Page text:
"We've got a lot of trade with each other and we intend to keep it that way," the U.S. president said. "We've got a lot of crossings of the borders and intend to make our borders more secure and facilitate legal traffic."

Said Fox: "We are talking about a partnership; that is the key word. All of us have a sense of urgency. We want to make North America the most competitive area in the world."

The Council of Canadians called it a "big step in the wrong direction."

"This is just a big-business grocery list," said president Maude Barlow. "There is no concrete action to improve the lives of citizens as every single measure is geared to please the corporate sector.

"This initiative will lead to the erosion of Canadians' civil rights, the destruction of regulatory standards and practices designed to protect Canadians from unsafe food and drugs and the eventual surrender of precious resources," she predicted. [...]

Comment: Notice how in this story, the media drops several hints that relate directly to the new North American security perimeter idea that was revealed earlier this month. The fact that this new plan was written to include "more intelligence-sharing and common plans for responding to disasters and emergencies" would seem to suggest that the three leaders are preparing themselves for just such an eventuality.

Also included is a vague reference to critics who are worried that this new deal "would lead to a European Union-style integration with a common currency and customs union", which the Prime Minister dismisses with carefully prepared rhetoric. The result is that this kind of media story plants subtle messages in the reader's mind, slowly acclimatizing them to the eventual implementation of such a plan. Again, it seems as if they've known it all along.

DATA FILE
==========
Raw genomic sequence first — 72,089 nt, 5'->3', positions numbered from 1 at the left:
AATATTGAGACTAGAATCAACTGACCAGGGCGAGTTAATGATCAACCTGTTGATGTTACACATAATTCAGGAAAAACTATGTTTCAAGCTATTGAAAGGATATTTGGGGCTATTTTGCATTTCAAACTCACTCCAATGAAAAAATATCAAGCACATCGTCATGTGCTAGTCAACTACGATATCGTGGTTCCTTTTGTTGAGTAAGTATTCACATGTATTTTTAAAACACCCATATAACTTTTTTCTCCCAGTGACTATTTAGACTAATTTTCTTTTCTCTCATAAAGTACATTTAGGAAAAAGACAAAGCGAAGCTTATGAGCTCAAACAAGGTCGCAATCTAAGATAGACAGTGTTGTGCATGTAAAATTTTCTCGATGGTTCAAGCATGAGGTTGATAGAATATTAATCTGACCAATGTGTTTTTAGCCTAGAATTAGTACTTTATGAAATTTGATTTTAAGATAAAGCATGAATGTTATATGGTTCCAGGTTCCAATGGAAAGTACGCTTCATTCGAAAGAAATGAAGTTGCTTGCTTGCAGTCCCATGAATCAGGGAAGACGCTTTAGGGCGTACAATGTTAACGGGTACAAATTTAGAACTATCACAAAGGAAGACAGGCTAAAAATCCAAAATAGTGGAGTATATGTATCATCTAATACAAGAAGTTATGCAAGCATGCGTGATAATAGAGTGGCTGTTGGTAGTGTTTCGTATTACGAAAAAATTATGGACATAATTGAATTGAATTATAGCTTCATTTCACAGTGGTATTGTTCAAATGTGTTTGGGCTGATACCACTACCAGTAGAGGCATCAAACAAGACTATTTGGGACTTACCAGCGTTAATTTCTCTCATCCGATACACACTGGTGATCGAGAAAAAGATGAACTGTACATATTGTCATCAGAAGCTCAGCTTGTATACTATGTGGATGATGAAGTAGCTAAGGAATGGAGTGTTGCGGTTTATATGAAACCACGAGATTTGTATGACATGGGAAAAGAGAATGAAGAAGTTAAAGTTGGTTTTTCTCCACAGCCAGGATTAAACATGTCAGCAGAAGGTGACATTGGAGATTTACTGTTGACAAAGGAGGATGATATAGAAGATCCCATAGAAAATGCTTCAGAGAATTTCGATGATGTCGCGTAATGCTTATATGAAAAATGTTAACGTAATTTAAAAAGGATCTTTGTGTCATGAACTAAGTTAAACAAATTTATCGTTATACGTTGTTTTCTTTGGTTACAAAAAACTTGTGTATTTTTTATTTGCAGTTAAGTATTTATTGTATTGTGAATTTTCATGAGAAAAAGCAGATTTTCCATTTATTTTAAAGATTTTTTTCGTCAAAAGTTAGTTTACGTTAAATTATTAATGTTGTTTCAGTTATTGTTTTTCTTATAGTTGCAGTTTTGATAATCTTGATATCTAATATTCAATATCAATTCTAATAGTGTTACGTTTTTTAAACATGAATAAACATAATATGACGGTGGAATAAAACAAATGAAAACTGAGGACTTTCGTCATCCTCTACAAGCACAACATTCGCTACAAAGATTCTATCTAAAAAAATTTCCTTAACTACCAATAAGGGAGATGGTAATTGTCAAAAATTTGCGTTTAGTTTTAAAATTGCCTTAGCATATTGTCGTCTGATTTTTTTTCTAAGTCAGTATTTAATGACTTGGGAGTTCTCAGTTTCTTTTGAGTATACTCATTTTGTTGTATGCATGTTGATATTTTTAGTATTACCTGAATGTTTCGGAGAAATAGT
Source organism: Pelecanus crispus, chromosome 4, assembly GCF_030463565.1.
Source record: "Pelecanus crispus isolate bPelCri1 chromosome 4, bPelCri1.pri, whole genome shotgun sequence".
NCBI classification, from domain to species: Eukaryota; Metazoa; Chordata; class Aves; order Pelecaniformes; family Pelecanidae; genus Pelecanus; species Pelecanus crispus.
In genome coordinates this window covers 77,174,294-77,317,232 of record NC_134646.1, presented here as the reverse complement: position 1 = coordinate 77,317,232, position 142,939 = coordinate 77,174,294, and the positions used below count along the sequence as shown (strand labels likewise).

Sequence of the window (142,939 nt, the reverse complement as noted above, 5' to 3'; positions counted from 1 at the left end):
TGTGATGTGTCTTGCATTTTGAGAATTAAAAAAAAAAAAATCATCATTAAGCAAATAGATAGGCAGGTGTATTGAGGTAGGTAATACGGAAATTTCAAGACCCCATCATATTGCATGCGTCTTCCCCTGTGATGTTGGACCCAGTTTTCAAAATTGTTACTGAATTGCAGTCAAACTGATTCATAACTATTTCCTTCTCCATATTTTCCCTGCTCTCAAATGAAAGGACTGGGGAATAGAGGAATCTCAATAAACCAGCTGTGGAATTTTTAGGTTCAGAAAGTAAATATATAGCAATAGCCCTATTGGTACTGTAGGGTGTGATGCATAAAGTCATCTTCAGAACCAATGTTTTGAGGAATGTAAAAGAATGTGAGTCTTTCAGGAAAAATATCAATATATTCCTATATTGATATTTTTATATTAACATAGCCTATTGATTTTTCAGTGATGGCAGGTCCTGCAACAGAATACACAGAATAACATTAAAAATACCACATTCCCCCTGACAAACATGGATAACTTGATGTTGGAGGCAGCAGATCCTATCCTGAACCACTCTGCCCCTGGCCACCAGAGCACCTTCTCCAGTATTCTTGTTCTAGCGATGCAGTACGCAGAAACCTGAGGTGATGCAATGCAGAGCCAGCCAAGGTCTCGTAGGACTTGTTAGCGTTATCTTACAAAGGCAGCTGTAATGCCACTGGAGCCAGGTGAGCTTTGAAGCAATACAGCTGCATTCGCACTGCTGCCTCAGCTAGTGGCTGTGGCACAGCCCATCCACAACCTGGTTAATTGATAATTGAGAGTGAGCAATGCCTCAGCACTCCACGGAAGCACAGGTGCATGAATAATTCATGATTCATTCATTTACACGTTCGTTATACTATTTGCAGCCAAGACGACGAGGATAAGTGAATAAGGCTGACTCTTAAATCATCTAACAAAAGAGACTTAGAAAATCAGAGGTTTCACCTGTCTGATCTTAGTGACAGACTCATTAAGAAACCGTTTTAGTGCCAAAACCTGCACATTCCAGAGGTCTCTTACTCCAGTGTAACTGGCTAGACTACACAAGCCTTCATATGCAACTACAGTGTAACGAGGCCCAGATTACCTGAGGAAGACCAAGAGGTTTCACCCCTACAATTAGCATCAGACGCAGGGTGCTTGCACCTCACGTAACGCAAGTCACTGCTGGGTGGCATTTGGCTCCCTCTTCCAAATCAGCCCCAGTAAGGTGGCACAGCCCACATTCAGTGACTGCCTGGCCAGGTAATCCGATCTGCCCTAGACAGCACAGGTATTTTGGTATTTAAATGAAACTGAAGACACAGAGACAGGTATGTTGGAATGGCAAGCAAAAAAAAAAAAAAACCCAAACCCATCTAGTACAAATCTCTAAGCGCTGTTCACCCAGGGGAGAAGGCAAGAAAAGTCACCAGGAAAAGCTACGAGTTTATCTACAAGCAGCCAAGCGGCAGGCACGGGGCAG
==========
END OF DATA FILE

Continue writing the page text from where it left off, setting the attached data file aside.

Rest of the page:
Other pundits in the mainstream Canadian media, such as the following three columnists for Macleans Magazine, are more vocally overt in their unconditional support for tighter integration between Canadian and American policies.

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Bed the elephant
March 23, 2005

We need much closer integration with the United States -- before it's too late

Comment: Nothing like starting off an editorial using manipulative scare tactics to get the reader's attention...

For more than 70 years, Canadians have profited from a close and mutually beneficial economic and security relationship with the United States, to the point that we assume it will never end. To make such an assumption is a grave mistake. In present global circumstances, nothing can be taken for granted.

Canada has much to learn from the European experience. The now 25 members of the European Union have worked assiduously to create the kind of beneficial interdependence that serves as a model of statecraft. They have done this by writing rules and building institutions to underwrite their great project and provide their citizens with the confidence that it will continue. Co-operation, shared experience and acceptance of common rules have become the basis of both European sovereignty and unity.

Comment: To compare this burgeoning North American alliance to the EU is most misleading. Outside of lapdog Tony Blair and his minions in the British government, most members of the European Union are opposed to Bush's illegal wars in the Middle East. Major European countries like France, Germany, and now Spain, who still remember the horrors of WWII, act as a reasonable and semi-effective counterweight to ongoing American and Israeli aggression.

[...] Rightly or wrongly, the U.S. no longer regards its northern border benignly. In a nation grown anxious about when and where terrorists may strike next, the border now looms as a point of vulnerability rather than a source of strength, a perception increased by the Martin government's decision not to participate in the ballistic missile defence initiative. Such a perception cannot be allowed to continue. It undermines the very basis of Canada's security and prosperity: cross-border trade and investment drive our economy; U.S. innovation and entrepreneurship propel our own; the U.S. military provides a blanket of security; U.S. intelligence is critical to our own; U.S. popular culture dominates because Canadians choose it; and U.S. warm weather cossets millions of Canadians each winter. The U.S. presence pervades every aspect of Canadian life because we welcome it, we benefit from it, and we want it to continue. Canadians can justly take pride in their distinctiveness, but there is no other country with which we are as closely aligned in our core values: respect for democracy, human rights, and the rule of law.